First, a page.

Prime Minister Justin Trudeau. Photo credit: Bloomberg/Greg Halpern
Monday marked the start of a new parliament, with a number of new MPs and, most importantly, a new government that is eager to knock things off its to-do list. Part of this list is thinking about its legacy.
The rumour around Ottawa is that Prime Minister Trudeau is considering retiring in the next 18 to 24 months. It is unclear if this retirement will be self-led or at the hands of voters. If Mr. Trudeau leads the Liberals in the next election and wins, it will be the first time that a sitting prime minister has been successful in four consecutive elections.
If it is self-led, he is setting the table well for his successor in Deputy Prime Minister Chrystia Freeland (though, there is a short list of other names that could challenge her in a leadership race).
Nonetheless, the prime minister’s focus right now is on developing his legacy for historians and Canadians to remember him by.
His father’s shadow has always hung over the younger Trudeau. Pierre Elliott Trudeau made a major impact, from the creation of Canada’s Charter of Rights and Freedom to pioneering official bilingualism and multiculturalism. Trudeau Senior left some big shoes to fill, but how will the current Trudeau fill them?
Like his father when first elected, Justin Trudeau rode in on a wave of sunny ways and his own form of Trudeaumania. Though, his government quickly faced challenges that, to this day, it has struggled to overcome.
Following the 2015 election, Trudeau was hit with the stark reality that governing is harder than being in opposition and constantly challenging the government. Being out of power for nearly a decade meant the Liberals lost some institutional knowledge of parliamentary procedure and had to learn on the fly about moving government legislation. In 2019, the government’s priorities were sidelined by COVID-19. Now the government is being forced to respond to the ongoing climate disasters in British Columbia while trying to manage the nation out of the pandemic.
Some of the government, including the prime minister, see the recovery as an opportunity to develop a legacy based on a narrative that Trudeau has been missing over the past few years. The focus of the government’s efforts is on the she-covery, helping women return to work. As women have been hardest hit during the pandemic, it is only fair that the government looks to support them. Not to mention, this type of support ties in well with the prime minister’s brand of being a feminist.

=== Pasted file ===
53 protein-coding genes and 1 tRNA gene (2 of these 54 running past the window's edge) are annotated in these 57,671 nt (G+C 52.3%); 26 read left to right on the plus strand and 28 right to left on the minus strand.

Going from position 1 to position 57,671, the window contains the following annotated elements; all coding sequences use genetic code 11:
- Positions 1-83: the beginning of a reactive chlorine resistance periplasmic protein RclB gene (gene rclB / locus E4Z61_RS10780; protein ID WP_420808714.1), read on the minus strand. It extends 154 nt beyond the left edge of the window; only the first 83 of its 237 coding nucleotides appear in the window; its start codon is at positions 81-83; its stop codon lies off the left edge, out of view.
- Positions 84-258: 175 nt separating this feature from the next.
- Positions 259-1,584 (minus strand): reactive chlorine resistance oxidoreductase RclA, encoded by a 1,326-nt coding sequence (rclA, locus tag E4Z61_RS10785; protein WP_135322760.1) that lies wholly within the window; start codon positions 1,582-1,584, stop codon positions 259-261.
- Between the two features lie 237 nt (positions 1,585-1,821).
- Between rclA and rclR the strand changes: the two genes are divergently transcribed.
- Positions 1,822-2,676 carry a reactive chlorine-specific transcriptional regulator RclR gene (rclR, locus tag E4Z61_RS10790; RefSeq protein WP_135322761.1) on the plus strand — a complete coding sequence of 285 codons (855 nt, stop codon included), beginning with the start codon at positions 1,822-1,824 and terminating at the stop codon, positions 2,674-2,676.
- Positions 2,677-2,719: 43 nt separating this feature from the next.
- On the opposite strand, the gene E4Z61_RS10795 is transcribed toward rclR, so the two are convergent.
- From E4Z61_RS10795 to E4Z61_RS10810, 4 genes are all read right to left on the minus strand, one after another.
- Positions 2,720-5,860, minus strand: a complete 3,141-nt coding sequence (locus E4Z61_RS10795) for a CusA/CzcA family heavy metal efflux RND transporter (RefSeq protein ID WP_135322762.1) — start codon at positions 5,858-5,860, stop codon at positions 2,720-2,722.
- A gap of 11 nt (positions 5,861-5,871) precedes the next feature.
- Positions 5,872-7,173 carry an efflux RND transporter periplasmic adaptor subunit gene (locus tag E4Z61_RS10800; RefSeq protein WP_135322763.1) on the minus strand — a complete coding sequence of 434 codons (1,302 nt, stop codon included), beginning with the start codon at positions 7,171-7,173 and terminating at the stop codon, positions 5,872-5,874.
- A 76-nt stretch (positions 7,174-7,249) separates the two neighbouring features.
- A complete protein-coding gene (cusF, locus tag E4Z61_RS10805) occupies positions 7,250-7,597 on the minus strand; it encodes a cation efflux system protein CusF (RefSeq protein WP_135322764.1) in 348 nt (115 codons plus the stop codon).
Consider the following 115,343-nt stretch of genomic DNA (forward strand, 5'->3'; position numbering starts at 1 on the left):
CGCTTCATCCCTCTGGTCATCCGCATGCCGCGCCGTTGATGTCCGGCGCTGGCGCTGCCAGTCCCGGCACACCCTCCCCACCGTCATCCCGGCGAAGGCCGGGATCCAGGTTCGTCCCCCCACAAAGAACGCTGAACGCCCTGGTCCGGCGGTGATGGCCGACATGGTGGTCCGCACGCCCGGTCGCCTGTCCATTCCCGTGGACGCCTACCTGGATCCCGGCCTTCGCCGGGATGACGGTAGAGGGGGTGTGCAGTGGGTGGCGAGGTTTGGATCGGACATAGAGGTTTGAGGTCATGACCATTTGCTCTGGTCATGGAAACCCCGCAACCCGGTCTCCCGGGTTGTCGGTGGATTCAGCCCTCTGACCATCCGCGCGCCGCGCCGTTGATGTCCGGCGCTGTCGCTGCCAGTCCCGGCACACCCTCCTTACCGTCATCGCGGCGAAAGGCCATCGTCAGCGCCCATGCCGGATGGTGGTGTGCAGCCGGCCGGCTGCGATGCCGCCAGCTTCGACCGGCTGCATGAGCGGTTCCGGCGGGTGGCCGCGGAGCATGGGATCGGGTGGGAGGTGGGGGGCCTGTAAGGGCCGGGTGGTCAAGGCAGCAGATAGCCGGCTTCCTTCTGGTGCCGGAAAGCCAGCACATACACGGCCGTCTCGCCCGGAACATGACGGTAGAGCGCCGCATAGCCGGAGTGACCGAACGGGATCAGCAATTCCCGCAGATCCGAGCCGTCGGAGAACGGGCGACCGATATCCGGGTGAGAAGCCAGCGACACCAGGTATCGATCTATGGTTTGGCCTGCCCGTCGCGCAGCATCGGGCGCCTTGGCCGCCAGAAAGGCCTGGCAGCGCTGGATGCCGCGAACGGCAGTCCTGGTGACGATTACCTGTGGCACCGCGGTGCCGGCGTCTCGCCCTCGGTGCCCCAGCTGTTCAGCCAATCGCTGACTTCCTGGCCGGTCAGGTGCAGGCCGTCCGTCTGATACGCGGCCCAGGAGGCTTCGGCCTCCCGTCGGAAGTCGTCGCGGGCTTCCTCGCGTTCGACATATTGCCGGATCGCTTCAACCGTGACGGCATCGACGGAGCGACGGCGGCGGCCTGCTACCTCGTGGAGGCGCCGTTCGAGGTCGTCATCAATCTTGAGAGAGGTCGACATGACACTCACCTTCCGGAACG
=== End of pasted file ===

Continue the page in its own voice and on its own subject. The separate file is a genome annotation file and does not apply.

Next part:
Talk childcare, for instance. The federal government has been working hard to create agreements with the provinces to establish $10-a-day childcare. With a deal signed in Alberta last week, only Ontario, New Brunswick, Nunavut, and the Northwest Territories are yet to come to an agreement with the federal government. Though if Prime Minister Trudeau can create an agreement with political rival Jason Kenney, then it is likely it’s only a matter of time before the other provinces sign on.
On the surface, childcare might not seem like a legacy defining issue for a prime minister. Other prime ministers have built their reputation on national projects, even Canada’s history is stitched together on the back of a national railway. Childcare is no different. If Mr. Trudeau is successful, like his father, he will have brought Canadians together and built a better Canada.
The burden of taking care of children often falls on women and if women can’t afford childcare, then they won’t be able to return to work. For some families in Canada, it is more affordable for a parent to stay home with their children than pay for daycare. By introducing a $10-a-day childcare system, more families will be able to afford proper care for their children and have peace of mind when returning to work. For a prime minister who is a feminist, and the country as a whole, women in the workplace is a major win.
Though it is unlikely that Mr. Trudeau will stop with childcare, as his government has always been ambitious. During the last election, his party made several lofty promises to accelerate climate change commitments, advance reconciliation, and address affordability in Canada.
Since entering office six years ago, the prime minister has faced criticism for being ‘all talk and no action’. After promising to focus on climate change, Canada’s emissions have actually increased since the Liberals took office. Numerous Indigenous communities are still left without the basic human need of clean drinking water, stressing the government’s reconciliation with Indigenous peoples.
As snow begins to fall in Ottawa, the government is going to have to pick up their shovels and start digging into their promises, if the prime minister wants to etch his name into history.
Daniel Perry is a consultant with Summa Strategies Canada, one of the country’s leading public affairs firms. During the recent federal election, he was a regular panelist on CBC’s Power and Politics and CTV Morning Ottawa.